Is Melanoma Hormonally Driven?

I developed melanoma during a pregnancy. I was 34 at the time. I have had a few friends develop it during pregnancies as well. I've read that studies say it is NOT a hormonally driven cancer. BUT, could it be pregnancy driven? When I asked my OB about that suspicious mole on my arm that was new/changing - he said it was normal to develop new moles during pg due to hormones. So if hormones during pg cause increase in moles, couldn't that increase risk of mel in those predisposed?

Doctor Answers 2

See A Dermatologist

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I URGE you to consult with a dermatologist, regarding the suspicious mole on your arm. The fact that you have a history of melanoma makes any advice to the contrary totally unjustified. 

Driscoll et al, in Clinics in Dermatology  Jan 2009 reviewed the rather copious literature on this subject. Their conclusion was a recommendation that pregnant women who have a changing pigmented lesion should undergo a biopsy promptly. Women who have atypical nevi or a past history of melanoma, should be closely monitored during their pregnancy. 

Melanoma is the most common malignancy encountered during pregnancy ( accounting for 31% of all malignancies in a very large Norwegian study). 

Three large studies, however, have shown that women who develop melanoma during pregnancy do not have a worse prognosis than those who are not pregnant.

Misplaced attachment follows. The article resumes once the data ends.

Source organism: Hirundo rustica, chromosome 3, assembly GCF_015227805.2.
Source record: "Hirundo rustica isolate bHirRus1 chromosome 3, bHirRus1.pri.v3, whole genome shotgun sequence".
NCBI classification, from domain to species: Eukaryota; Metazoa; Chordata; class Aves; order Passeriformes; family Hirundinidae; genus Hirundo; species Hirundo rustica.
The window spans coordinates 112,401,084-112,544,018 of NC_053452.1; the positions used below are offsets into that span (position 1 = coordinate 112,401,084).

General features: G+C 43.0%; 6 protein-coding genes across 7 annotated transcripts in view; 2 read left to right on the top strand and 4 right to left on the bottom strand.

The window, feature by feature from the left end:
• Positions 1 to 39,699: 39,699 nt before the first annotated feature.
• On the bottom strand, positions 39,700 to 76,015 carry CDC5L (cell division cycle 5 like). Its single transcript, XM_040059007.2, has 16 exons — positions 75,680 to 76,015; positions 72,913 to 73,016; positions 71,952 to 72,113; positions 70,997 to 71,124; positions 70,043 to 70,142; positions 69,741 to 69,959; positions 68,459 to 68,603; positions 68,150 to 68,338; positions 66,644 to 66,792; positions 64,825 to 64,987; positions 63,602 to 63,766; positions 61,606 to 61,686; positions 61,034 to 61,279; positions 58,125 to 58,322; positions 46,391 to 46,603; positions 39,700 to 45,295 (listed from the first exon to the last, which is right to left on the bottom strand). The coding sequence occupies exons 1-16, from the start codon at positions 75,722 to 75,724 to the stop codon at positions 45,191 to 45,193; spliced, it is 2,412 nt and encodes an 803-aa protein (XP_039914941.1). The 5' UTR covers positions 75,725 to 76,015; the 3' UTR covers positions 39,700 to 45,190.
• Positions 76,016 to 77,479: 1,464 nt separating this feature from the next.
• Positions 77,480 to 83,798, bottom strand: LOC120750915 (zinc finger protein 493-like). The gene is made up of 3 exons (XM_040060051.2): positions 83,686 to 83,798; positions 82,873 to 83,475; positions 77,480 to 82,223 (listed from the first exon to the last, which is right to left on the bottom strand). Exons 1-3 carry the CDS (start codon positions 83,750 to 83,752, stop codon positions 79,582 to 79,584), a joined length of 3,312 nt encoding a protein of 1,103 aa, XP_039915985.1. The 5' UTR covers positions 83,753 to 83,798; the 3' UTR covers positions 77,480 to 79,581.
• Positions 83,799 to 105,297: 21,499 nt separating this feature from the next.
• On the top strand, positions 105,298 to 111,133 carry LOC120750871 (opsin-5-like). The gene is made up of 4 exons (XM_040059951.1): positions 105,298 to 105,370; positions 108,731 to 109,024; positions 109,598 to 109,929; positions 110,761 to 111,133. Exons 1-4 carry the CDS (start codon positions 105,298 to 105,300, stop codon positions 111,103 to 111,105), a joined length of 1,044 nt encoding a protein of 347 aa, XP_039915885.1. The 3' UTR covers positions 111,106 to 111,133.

I recall a woman in her 7th month whose husband was very concerned about a bleeding, black lesion on her upper chest. On examination, this proved to be a very innocent seborrheic keratosis which had been picked at. However, on examining her back, I detected an early melanoma. This stresses the importance of having a spouse periodically examine his wife's skin. Even a husband's mis-diagnoses might have saved this woman's life.

Virginia Beach Dermatologist

Relationship of melanoma and hormones is not quite worked out yet

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The evidence is confusing.  We know there is a relationship but different studies show different things.

Some studies imply that estrogens and estrogen receptors in the skin are beneficial in melanoma.  Estrogen receptors in the melanoma itself decrease in numbers when the melanoma is more invasive and more aggressive.  Which comes first the decrease in the receptors or the invasiveness of melanoma is unknown as of yet.  Also some studies show that women, particularly premenopausal women, have a better survival rate of melanoma than men or postmenopausal women.  There are also studies that show that blocking of hormones with medications like Tamoxifen, which is used for breast cancer treatment, is not effective.

Some studies show that women who start menarche late, have a shorter overall ovulatory lifespan and have hormonal abnormalities that decrease estrogens are less at risk for melanoma.

And also, some studies show that one of the reasons melanoma appears to be more aggressive during pregnancy is that there are more lymphatic vessels formed during pregnancy and that allows for easier access for metastatic cells.

So, it is still all very confusing.  One thing we do know for sure is that changing or new moles are not normal during pregnancy, just like they are not normal at any other time and need to be addressed promptly.

It used to be thought it's OK for a mole to grow or become more pigmented during pregnancy and that is how a lot of melanomas were missed.  A changing mole has to be shown to a dermatologist immediately.

Emily Altman, MD
Short Hills Dermatologic Surgeon

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